If I had to pick one thing, the conference was about answering the question: what’s the job that prayer actually does for us, anyway? (And by extension, what’s the job of a cantor?)

One theme that came up is the need to meet people where they are. (Not unlike what I talked about in my last blog post.) One speaker humorously noted that certain communities seem to want to be bored. That’s what’s comforting for them. My question is, if that’s what a community wants, why not give it to them? (I think there are probably reasons not to; it would be an interesting exercise to spell them out.)

Another theme is that of process vs. product, and that other “p” word, performance. Is the important part of this field all the work we do within the community to teach and give spiritual leadership (“process”) or just what we present on the bimah (“product”)? What’s the right balance between how we sound and how we feel? How do we inspire people not just when they’re hearing us, but into ongoing spiritual practice?

Is the cantor of the future just a specialization of rabbi? Or, as Cantor Matthew Austerklein suggested, is the rabbi the keeper of the oral tradition and the cantor the keeper of the written one? It’s counterintuitive that the cantorate is not about oral communication, but I feel that model resonates. What sort of cantorate is needed for the contemporary age (that is different from a few generations ago)?

What’s the job of prayer? Few non-Orthodox Jews today pray as fulfillment of an obligation. My teacher Rabbi Ebn Leader surmised that it’s hard for Jews to talk about God since the Enlightenment because we still associate it with being back in the ghetto. Rabbi Miriam Margles said that being human is hard. I tend to agree that prayer is our most time-tested technology for dealing with that–and any twentieth-century optimism that humans had solved the problem of life being hard, has faded away in the twenty-first.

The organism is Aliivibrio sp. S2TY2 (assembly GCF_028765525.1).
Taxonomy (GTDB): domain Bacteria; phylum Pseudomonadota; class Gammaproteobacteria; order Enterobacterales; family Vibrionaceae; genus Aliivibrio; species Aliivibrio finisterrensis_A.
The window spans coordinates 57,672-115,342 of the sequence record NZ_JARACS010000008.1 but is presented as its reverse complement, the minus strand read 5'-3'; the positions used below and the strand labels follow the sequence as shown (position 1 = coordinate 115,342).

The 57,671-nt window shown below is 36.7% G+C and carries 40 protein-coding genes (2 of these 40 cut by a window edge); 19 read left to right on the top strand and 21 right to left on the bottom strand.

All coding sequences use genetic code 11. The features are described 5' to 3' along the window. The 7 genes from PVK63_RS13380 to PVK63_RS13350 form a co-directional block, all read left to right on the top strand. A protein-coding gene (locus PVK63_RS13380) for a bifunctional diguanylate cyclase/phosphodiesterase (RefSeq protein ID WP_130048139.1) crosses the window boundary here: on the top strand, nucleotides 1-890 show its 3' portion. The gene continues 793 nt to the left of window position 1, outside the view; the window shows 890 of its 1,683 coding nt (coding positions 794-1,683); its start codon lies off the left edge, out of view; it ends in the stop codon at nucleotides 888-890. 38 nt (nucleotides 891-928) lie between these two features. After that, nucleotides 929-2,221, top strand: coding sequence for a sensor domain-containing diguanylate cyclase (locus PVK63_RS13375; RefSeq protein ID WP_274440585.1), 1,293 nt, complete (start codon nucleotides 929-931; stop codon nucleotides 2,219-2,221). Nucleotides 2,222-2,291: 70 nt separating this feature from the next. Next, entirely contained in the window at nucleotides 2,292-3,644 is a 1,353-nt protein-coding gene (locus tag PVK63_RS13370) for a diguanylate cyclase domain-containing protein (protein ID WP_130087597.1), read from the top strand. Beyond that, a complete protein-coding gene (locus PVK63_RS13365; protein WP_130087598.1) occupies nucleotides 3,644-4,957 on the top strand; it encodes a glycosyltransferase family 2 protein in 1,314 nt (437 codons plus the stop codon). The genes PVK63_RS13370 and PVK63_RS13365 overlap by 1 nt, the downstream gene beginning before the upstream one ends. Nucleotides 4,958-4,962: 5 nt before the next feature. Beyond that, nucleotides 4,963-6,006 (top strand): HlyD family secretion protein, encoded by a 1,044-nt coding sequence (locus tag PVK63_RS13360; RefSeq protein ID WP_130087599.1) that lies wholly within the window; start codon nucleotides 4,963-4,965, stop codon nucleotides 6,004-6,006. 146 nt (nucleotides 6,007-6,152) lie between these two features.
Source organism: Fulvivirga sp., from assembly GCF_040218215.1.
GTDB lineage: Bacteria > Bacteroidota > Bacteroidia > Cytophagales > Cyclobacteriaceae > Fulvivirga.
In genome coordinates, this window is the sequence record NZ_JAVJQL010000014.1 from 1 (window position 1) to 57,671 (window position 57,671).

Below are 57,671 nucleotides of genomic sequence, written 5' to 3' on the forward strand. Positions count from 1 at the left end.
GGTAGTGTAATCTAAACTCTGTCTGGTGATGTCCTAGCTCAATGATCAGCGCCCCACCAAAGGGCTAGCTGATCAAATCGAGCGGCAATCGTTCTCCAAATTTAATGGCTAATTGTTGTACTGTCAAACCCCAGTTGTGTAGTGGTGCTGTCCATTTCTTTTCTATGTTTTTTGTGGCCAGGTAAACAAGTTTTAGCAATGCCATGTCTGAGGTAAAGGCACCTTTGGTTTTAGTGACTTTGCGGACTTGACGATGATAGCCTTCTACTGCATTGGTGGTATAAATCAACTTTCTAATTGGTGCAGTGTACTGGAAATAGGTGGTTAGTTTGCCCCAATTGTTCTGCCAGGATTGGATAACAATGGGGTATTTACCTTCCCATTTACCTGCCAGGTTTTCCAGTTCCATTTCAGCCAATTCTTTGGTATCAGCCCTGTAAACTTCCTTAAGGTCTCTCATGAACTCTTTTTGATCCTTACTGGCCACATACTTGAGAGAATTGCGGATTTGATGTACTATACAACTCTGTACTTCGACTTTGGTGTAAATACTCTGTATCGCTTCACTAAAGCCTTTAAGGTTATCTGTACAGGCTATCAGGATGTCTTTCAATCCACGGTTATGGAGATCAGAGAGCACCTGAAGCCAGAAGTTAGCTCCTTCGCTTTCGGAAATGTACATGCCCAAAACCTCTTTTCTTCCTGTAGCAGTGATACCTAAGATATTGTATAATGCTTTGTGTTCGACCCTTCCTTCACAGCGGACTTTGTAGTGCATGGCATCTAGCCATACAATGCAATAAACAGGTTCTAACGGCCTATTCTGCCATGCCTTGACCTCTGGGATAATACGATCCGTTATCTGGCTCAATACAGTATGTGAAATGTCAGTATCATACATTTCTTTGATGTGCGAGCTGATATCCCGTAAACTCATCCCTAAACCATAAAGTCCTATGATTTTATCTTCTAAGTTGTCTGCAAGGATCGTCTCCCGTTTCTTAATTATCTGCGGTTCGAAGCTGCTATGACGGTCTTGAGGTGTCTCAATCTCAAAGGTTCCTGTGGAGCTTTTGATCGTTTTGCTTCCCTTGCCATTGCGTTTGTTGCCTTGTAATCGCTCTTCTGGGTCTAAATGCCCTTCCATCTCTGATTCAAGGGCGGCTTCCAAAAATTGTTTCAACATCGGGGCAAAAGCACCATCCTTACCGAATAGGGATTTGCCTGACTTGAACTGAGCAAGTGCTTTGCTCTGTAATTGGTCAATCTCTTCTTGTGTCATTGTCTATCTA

The most interesting session I attended was about music therapy and the neuropsychology of music. Watch the video below to see, in an fMRI, your brain reacting in sync with music. Favorite melodies affect dopamine, even as they can be woven in new variants. Jewish nusach is a musical tradition that has figured this out already, organically. Liturgical music has the power to heal, and we already knew this. That’s certainly at least a big part of its job. It’s not a surprise that the evidence supports this.

The Tango Brain 2: Encephalic Aviation from Petri Toiviainen on Vimeo.


We’re half way there
Livin’ on a prayer

–Bon Jovi

I’m halfway through cantorial school.

I know about variations of Kaddish I never knew existed, tricky pronunciation issues in Biblical Hebrew, and the difference between Mishna and Midrash. Sometimes it feels like the more I learn, the less I know; I’m merely learning the outlines of thing that will take me more time than I have to truly master. I’m too far along to be an amateur, but not quite qualified as a professional.